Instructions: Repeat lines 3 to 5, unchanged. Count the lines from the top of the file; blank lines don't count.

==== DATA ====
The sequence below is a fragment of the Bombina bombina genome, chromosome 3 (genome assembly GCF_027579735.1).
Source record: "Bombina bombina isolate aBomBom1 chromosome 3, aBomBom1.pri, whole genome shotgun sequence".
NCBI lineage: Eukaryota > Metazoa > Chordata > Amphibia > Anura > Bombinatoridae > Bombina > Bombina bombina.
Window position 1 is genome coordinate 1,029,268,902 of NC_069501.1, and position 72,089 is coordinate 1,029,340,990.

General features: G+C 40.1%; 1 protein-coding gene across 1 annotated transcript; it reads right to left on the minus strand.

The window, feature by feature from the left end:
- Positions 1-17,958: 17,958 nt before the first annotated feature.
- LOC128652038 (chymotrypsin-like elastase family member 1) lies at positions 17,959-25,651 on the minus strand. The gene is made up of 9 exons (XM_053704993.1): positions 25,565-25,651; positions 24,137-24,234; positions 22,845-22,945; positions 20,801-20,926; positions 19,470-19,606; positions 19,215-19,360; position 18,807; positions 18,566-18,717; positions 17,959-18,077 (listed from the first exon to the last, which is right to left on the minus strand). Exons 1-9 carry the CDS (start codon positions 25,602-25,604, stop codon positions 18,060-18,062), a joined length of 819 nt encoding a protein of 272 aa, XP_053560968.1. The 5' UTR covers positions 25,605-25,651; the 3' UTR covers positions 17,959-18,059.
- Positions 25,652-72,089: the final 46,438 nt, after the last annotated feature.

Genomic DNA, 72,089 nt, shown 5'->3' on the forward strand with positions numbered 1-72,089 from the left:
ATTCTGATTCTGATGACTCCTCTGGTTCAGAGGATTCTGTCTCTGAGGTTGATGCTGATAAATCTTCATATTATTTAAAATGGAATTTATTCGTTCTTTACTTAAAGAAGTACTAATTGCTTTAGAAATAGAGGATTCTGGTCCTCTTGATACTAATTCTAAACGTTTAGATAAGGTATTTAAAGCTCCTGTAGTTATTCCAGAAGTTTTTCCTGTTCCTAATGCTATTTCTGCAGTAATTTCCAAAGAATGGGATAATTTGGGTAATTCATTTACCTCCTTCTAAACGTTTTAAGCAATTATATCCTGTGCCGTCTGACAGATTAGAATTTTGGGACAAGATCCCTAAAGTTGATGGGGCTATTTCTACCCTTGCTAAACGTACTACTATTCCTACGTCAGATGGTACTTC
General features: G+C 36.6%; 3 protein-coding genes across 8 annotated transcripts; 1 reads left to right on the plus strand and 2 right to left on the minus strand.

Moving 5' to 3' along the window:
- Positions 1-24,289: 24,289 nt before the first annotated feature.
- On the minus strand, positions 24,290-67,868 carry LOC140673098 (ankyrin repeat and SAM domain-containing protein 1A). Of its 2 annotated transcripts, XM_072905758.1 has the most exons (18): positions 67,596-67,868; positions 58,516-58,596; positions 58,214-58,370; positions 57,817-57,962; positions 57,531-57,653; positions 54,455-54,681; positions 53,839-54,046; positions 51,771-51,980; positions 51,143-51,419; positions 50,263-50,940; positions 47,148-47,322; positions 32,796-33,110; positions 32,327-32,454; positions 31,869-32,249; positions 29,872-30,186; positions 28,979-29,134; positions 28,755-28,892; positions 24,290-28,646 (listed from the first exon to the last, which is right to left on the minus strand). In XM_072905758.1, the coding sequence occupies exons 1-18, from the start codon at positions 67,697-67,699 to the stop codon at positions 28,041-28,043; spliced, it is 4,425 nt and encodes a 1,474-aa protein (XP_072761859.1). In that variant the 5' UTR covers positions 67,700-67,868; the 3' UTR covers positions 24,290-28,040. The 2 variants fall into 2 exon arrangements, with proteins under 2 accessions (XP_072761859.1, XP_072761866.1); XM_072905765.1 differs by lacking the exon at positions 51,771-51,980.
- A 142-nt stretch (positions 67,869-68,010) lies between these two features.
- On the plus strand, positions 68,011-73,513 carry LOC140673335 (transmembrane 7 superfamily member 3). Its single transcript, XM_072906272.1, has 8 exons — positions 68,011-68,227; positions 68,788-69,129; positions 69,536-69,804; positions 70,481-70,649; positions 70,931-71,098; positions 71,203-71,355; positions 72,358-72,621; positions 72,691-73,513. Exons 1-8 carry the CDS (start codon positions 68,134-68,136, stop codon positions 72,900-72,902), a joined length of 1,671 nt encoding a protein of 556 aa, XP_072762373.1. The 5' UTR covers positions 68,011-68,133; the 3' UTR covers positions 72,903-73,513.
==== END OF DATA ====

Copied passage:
NCBI lineage: Eukaryota > Metazoa > Chordata > Amphibia > Anura > Bombinatoridae > Bombina > Bombina bombina.
Window position 1 is genome coordinate 1,029,268,902 of NC_069501.1, and position 72,089 is coordinate 1,029,340,990.

General features: G+C 40.1%; 1 protein-coding gene across 1 annotated transcript; it reads right to left on the minus strand.